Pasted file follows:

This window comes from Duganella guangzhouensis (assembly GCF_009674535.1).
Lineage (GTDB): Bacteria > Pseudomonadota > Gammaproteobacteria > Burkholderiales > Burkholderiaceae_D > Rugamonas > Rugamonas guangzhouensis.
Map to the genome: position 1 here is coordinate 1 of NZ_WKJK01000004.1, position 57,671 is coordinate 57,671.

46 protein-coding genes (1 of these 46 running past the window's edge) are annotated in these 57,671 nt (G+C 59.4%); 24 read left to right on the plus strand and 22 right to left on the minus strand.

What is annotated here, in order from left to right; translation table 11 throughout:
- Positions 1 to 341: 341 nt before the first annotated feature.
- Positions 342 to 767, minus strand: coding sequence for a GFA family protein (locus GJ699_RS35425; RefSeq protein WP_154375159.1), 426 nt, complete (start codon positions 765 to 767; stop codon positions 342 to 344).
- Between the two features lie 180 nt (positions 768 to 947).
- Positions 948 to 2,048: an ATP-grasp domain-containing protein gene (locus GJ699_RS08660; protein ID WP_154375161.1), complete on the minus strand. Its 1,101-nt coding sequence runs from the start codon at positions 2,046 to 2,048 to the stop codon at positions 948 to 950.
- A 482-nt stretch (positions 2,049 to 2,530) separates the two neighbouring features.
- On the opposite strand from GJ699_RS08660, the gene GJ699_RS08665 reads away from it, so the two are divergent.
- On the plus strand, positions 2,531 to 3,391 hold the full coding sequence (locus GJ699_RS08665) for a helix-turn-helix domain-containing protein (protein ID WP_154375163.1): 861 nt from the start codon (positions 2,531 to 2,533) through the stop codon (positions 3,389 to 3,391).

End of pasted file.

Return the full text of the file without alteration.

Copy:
This window comes from Duganella guangzhouensis (assembly GCF_009674535.1).
Lineage (GTDB): Bacteria > Pseudomonadota > Gammaproteobacteria > Burkholderiales > Burkholderiaceae_D > Rugamonas > Rugamonas guangzhouensis.
Map to the genome: position 1 here is coordinate 1 of NZ_WKJK01000004.1, position 57,671 is coordinate 57,671.

46 protein-coding genes (1 of these 46 running past the window's edge) are annotated in these 57,671 nt (G+C 59.4%); 24 read left to right on the plus strand and 22 right to left on the minus strand.

What is annotated here, in order from left to right; translation table 11 throughout:
- Positions 1 to 341: 341 nt before the first annotated feature.
- Positions 342 to 767, minus strand: coding sequence for a GFA family protein (locus GJ699_RS35425; RefSeq protein WP_154375159.1), 426 nt, complete (start codon positions 765 to 767; stop codon positions 342 to 344).
- Between the two features lie 180 nt (positions 768 to 947).
- Positions 948 to 2,048: an ATP-grasp domain-containing protein gene (locus GJ699_RS08660; protein ID WP_154375161.1), complete on the minus strand. Its 1,101-nt coding sequence runs from the start codon at positions 2,046 to 2,048 to the stop codon at positions 948 to 950.
- A 482-nt stretch (positions 2,049 to 2,530) separates the two neighbouring features.
- On the opposite strand from GJ699_RS08660, the gene GJ699_RS08665 reads away from it, so the two are divergent.
- On the plus strand, positions 2,531 to 3,391 hold the full coding sequence (locus GJ699_RS08665) for a helix-turn-helix domain-containing protein (protein ID WP_154375163.1): 861 nt from the start codon (positions 2,531 to 2,533) through the stop codon (positions 3,389 to 3,391).